A Dutch priest trapped in the siege on the Syrian city of Homs has told how residents around him are being driven mad with starvation, as they are "abandoned" by the international community.
Father Frans Van der Lugt, a 75-year-old Roman Catholic and local leader in the besieged Old City in Homs, told of his community's battle for survival in two years of living in a district brutalised by war and without food.
"Our city has become a lawless jungle," said Fr Van der Lugt. "We are trying our best to behave in a fraternal way, so that we don't turn on each other for the hunger."
Fr Van der Lugt spoke by Skype after posting a video online in which he appealed to the outside world for help, from a rebel-held district of Homs that has been sealed off by Syrian government troops.
For more than one year, no food has been allowed in, and no one is allowed out.
Efforts to negotiate access for humanitarian aid at last week's UN-brokered peace talks at Geneva failed. Now, said Fr Van der Lugt, food has run out.
"Infants are suffering the most," he said. "Nursing mothers can't feed their babies as they are too weak from hunger. We search everywhere for milk, and when we find it we mix it with water."
A few years ago, starvation would have seemed an impossible prospect for residents of Homs. A thriving commercial city, it was famous in Syria for its food and for its people's good sense of humour.
In many government-held parts of the city, life continues, almost as normal. However, just a few hundred metres away from these areas, in the Old City enclave, from which every exit is blocked by Syrian army tanks and sniper positions, hunger has already begun claiming lives. At least eight people have died of starvation, locals have reported.
A new video, posted from inside the siege, records two boys, their cheeks sunken and with dark rings under their eyes from malnutrition, listing what they have eaten in the past few weeks.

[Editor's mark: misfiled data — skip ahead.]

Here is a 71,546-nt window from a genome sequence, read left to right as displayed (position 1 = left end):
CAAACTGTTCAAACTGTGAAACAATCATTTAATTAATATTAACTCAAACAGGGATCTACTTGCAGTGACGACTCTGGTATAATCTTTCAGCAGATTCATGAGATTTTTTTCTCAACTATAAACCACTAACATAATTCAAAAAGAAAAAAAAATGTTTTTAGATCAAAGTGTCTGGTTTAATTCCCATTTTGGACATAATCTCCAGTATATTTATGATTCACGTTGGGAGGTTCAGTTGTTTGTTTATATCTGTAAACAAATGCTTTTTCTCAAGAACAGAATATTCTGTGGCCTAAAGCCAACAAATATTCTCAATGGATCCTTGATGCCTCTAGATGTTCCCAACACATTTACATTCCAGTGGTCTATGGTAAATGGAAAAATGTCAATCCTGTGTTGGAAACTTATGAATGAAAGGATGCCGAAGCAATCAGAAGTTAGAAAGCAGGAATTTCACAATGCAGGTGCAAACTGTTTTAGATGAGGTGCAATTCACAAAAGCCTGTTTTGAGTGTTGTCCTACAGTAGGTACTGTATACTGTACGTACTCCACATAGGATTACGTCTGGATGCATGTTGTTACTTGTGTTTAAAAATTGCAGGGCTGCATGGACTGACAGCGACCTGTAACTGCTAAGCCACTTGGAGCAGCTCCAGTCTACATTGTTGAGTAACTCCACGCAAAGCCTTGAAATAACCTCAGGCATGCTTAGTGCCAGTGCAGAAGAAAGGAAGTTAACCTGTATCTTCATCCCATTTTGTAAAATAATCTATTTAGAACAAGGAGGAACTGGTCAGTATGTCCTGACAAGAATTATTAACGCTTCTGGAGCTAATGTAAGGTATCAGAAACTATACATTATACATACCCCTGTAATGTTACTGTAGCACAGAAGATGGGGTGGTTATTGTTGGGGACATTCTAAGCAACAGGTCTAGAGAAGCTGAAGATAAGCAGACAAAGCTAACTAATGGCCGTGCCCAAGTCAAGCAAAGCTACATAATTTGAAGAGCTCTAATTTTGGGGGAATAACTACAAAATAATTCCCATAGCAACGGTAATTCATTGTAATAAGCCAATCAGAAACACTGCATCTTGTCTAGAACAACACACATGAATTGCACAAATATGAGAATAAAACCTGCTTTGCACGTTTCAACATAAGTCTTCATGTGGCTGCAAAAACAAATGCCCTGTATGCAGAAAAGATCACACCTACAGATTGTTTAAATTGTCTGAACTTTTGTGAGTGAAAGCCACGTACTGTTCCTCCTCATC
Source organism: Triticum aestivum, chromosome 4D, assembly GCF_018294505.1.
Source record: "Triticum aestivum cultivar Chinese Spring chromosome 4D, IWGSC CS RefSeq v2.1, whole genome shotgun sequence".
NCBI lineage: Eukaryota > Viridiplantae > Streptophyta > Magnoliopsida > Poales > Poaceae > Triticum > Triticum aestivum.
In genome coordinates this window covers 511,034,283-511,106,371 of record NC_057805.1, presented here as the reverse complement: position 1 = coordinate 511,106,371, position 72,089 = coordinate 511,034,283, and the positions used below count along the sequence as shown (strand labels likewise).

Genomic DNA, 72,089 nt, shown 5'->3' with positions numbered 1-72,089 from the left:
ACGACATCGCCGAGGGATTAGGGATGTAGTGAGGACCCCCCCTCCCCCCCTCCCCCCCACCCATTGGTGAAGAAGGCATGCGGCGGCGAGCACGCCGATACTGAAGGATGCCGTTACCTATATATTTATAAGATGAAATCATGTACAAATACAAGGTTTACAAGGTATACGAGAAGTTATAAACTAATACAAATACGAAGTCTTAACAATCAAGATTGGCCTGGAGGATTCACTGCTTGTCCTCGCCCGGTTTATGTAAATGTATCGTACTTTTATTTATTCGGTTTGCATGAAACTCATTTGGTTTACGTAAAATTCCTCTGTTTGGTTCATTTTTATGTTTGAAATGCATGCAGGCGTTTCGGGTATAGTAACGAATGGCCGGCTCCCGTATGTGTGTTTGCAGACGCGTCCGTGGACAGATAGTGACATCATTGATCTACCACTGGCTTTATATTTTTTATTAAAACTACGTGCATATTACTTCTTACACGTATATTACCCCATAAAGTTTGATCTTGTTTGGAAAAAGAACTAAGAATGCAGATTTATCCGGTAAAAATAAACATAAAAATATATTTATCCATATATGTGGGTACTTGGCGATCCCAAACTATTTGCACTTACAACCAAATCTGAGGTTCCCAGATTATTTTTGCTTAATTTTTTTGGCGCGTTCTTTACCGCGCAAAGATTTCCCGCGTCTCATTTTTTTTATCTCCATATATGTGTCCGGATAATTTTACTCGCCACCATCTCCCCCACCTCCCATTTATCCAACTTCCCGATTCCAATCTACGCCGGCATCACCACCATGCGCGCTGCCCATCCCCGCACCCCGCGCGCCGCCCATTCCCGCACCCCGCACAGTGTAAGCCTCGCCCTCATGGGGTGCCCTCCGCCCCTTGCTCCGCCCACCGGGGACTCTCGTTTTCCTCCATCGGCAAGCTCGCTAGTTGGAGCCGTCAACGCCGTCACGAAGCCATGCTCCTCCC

"We just have olives at home," says one of the boys, adding that it had been a long time since they have seen anything else.
Fr Van der Lugt, who is also a trained psychotherapist, said that, already suffering extreme stress from the war, hunger had begun "turning people insane".
"Some people are now suffering from mental illness; neurosis, panic attacks, psychotic and schizophrenic episodes and paranoia," he said.
"I try to help the mentally ill, not by analysing their problems, as the problems are obvious and there is no solution for them here. I listen to them and give as much food as I can."
The priest, who is from the Netherlands and has lived in Syria since 1966, said the Old City used to be home to 60,000 Christians, with 10 churches in the besieged areas: "Now I find myself alone with only 66 other Christians," he said.
The Syrian government has tried to publicly position itself as a protector of Christians in Syria, who make up about 12pc of the population.
The government might allow the Christians to leave the Old City, local activists said, but exiting would require crossing several active front lines that surround the neighbourhood.
Rebel fighters also fear that if the remaining Christian population were to escape, the regime would have no holds barred, flattening the buildings of the Old City with artillery and airstrikes, resulting in catastrophic fatalities among the around 1,500 Muslim residents in the area.
Fr Van der Lugt has in the past warned of the growing humanitarian crises in Homs. In September, he issued an appeal that food stocks were dwindling. Now, though, he sounded desperate. There was no more time for warnings.
"We are afraid that the international community abandoned us. They look for their interests, this is politics, but they have to know that the Syrian people are suffering," he said. (© Daily Telegraph, London)